Opinion: Why You Have To Go To South Africa If You’re In The Market For A Cruising Catamaran

Avatar
Written by Dana Sanchez

South Africa manufactures 30 percent of the world’s cruising catamarans, and many of them are made at low-volume, family shops by artisan builders who have taken boats across oceans and are veterans of the Cape of Storms.

Second only to France, South Africa’s catamaran production is important to the country’s economic future.

Boat building has been targeted as one of the key sectors to revive South African manufacturing and help the country’s economic recovery, BusinessDayLive reported.

President Jacob Zuma is scheduled to lead a South African trade mission to France July 11-12, and ship building is one of the five exports he’ll be promoting, according to a press release. Automotive, aircraft, aquaculture, and energy sector products are the others.

Tim Murphy, editor of U.S.-based Cruising World, traveled in December to Cape Town and the Eastern Cape to meet South African boat builders, tour their yards, and sail some catamarans.

“If you’re in the market for a new cruising cat, it’s a trip I recommend,” he said.

What Murphy found, he said, surprised him: a unique blend of business conditions in South Africa that contribute to the industry’s success, and “some of the lightest, stiffest, highest-­tech sailboat structures available anywhere in the world.”

Three forces shape any business environment, Murphy said: labor markets, government regulation, and procurement of materials and components.

South Africa’s blend of these ­forces is unique. The big-ticket items are not labor or real estate or marketing, but components and equipment from abroad.

Cape Town is the hub of South African boat building. The materials suppliers, sail makers, riggers and boatyard crews are there in the industrial areas of Woodstock, Montague Gardens and Atlantis. Other boat building pockets lie farther east, past Cape Agulhas and along the Garden Route and Eastern Cape coastlines, especially St. Francis Bay and Knysna.

Robertson and Caine, South Africa’s largest boat-builder, will build 175 boats this year at four separate plants near Cape Town, Murphy said. They manufacture for the export market. Many of the other South African boat builders produce just a handful of yachts each.

South Africa’s most distinctive feature is its labor market, Murphy said. The legacy of apartheid and its aftermath shape business, creating opportunities and constraints that unlike any you’ll find elsewhere.

Boatbuilding jobs are welcome, and the industry encouraged in South Africa. The going rate for an entry-­level laminator, according to one Cape Town builder, is $2.70 per hour. Highly skilled workers earn $6.70 per hour. That amounts to annual salaries of $5,000 to $13,000. By contrast, a recent study by the U.S. state of Maine showed the ­average marine-trades salary there to be just over $40,000.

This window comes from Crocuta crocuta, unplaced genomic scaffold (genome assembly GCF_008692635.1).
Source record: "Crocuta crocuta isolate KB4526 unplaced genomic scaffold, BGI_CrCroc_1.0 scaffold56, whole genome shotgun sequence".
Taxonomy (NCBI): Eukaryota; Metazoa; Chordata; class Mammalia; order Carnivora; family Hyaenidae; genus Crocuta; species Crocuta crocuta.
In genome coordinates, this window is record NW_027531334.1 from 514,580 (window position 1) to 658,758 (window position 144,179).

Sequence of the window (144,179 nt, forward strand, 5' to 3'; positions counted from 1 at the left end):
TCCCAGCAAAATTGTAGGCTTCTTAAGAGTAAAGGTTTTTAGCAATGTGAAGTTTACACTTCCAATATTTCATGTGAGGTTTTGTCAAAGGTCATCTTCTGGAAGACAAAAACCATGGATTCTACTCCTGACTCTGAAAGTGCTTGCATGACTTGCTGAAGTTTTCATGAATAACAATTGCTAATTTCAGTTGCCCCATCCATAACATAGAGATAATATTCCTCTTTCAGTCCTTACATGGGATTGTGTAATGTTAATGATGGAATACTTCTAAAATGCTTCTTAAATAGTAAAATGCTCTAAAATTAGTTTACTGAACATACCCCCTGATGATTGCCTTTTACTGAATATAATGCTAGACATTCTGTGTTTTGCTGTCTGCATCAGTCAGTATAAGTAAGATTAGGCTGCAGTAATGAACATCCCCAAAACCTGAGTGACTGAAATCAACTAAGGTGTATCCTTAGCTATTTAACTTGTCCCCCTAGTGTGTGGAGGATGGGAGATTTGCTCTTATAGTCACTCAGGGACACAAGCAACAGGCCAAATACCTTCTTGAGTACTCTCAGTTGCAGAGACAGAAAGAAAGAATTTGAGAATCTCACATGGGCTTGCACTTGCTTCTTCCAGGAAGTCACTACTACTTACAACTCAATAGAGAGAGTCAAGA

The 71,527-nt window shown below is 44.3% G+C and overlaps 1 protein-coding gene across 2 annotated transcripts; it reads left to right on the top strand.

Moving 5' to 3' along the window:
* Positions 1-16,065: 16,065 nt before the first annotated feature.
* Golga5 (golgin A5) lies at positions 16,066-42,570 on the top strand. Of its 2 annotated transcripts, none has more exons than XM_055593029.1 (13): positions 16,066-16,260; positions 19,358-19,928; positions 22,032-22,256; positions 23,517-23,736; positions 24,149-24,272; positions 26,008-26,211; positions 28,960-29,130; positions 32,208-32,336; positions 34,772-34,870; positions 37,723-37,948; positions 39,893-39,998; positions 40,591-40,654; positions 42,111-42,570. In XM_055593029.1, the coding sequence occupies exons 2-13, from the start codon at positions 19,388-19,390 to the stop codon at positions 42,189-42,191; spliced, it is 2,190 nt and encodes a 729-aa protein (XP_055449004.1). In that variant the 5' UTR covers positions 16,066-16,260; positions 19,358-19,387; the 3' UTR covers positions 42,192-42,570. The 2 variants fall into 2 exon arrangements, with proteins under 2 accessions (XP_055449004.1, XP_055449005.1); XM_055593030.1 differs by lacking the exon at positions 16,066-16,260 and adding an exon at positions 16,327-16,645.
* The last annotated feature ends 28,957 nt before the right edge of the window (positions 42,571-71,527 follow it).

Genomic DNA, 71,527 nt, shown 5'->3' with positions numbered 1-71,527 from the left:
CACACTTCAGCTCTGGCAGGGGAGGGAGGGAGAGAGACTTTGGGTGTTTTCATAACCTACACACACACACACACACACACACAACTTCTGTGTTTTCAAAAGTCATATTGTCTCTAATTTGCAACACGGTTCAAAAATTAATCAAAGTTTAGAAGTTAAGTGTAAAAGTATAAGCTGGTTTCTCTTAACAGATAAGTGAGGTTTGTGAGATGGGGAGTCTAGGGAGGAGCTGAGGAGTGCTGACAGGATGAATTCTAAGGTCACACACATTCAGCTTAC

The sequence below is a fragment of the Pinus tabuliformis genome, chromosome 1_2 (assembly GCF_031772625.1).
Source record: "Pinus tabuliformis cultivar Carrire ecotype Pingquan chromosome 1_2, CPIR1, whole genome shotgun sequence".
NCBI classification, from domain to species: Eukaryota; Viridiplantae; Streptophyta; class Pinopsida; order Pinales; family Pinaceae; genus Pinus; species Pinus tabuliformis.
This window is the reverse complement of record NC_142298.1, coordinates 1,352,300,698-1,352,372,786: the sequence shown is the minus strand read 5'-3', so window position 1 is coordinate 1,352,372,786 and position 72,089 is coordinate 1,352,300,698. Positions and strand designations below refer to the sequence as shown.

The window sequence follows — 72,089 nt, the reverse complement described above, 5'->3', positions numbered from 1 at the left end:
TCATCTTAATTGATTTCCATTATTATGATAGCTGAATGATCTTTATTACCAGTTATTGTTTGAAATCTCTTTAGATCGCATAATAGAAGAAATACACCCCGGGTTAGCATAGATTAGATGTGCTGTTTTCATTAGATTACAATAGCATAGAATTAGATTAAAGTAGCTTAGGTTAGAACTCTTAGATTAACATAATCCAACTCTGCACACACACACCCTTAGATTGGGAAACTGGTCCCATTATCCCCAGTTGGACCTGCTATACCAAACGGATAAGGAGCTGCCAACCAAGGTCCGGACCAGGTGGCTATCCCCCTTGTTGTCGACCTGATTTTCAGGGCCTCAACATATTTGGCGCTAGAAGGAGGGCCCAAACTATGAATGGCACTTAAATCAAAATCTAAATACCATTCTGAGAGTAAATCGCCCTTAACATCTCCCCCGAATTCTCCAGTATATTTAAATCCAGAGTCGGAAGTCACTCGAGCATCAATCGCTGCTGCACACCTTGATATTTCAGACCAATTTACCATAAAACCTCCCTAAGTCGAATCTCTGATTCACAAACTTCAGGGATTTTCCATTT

As an industry, South African boat builders are working to develop the necessary trade skills among potential employees. Trade groups like the South African Boat Builders ­Export Council and Marine ­Industry Association South ­Africa collaborate with False Bay College on a three-year yacht and boat-building program that combines classroom work with apprentice­ships. Every Cape Town yard Murphy visited employed students from the program.

From Cruising World:

South Africa’s blend of boat building skills, maritime culture and ­labor rates distinguishes it from every ­other boat building region. At the heart of that distinction lie the differences between high-production and artisan approaches. A 45-foot cruising cat from a high-volume yard might be built in around 5,000 man-hours, on assembly lines that employ advanced organizational techniques to reduce labor hours. Each boat ­designed for this high-volume business model must appeal to a broad demographic of sailors, which might include charterers.

By contrast, one South African builder told me his company ­invested 20,000 man-hours in a 40-­footer; ­another estimated between 25,000 and 30,000 man-hours for a performance-­oriented 50-footer.

Neither business model is ­clearly better or worse than the other. ­Rather, it’s a fundamental qualitative choice. There are advantages to owning a boat from a well-­capitalized company whose practices over dozens or hundreds of units have been standardized.

More labor hours ­aren’t obviously an advantage until you go aboard the boat and assess for yourself how well those hours were spent. From one artisan-style yard to the next, the answer will not be the same. Building on a small scale means that the personality and the choices of the builder will be more indelibly stamped into the boat, for better or worse. But what’s indisputably a good thing across the spectrum of builders is that there’s such a range of choice.